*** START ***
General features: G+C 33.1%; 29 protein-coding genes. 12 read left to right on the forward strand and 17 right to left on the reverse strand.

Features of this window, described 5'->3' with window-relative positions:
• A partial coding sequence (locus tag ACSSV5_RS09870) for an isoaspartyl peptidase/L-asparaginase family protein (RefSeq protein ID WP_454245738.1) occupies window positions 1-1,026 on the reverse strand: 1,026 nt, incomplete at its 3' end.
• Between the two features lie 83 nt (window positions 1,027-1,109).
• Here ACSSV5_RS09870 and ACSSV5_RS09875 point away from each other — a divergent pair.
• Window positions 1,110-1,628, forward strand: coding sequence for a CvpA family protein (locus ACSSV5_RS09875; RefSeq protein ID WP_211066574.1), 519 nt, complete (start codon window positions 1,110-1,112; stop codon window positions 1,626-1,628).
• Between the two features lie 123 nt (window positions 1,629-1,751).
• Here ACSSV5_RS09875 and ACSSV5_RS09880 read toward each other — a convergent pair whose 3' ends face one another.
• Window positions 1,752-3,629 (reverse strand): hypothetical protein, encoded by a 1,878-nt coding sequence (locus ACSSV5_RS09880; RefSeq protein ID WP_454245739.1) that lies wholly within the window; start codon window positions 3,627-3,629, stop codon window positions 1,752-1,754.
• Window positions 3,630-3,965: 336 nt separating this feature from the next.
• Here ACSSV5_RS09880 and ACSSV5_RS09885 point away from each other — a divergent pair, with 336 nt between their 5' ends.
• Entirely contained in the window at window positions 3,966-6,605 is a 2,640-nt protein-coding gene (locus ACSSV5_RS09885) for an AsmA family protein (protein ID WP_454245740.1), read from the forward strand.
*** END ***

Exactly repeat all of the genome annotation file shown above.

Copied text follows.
General features: G+C 33.1%; 29 protein-coding genes. 12 read left to right on the forward strand and 17 right to left on the reverse strand.

Features of this window, described 5'->3' with window-relative positions:
• A partial coding sequence (locus tag ACSSV5_RS09870) for an isoaspartyl peptidase/L-asparaginase family protein (RefSeq protein ID WP_454245738.1) occupies window positions 1-1,026 on the reverse strand: 1,026 nt, incomplete at its 3' end.
• Between the two features lie 83 nt (window positions 1,027-1,109).
• Here ACSSV5_RS09870 and ACSSV5_RS09875 point away from each other — a divergent pair.
• Window positions 1,110-1,628, forward strand: coding sequence for a CvpA family protein (locus ACSSV5_RS09875; RefSeq protein ID WP_211066574.1), 519 nt, complete (start codon window positions 1,110-1,112; stop codon window positions 1,626-1,628).
• Between the two features lie 123 nt (window positions 1,629-1,751).
• Here ACSSV5_RS09875 and ACSSV5_RS09880 read toward each other — a convergent pair whose 3' ends face one another.
• Window positions 1,752-3,629 (reverse strand): hypothetical protein, encoded by a 1,878-nt coding sequence (locus ACSSV5_RS09880; RefSeq protein ID WP_454245739.1) that lies wholly within the window; start codon window positions 3,627-3,629, stop codon window positions 1,752-1,754.
• Window positions 3,630-3,965: 336 nt separating this feature from the next.
• Here ACSSV5_RS09880 and ACSSV5_RS09885 point away from each other — a divergent pair, with 336 nt between their 5' ends.
• Entirely contained in the window at window positions 3,966-6,605 is a 2,640-nt protein-coding gene (locus ACSSV5_RS09885) for an AsmA family protein (protein ID WP_454245740.1), read from the forward strand.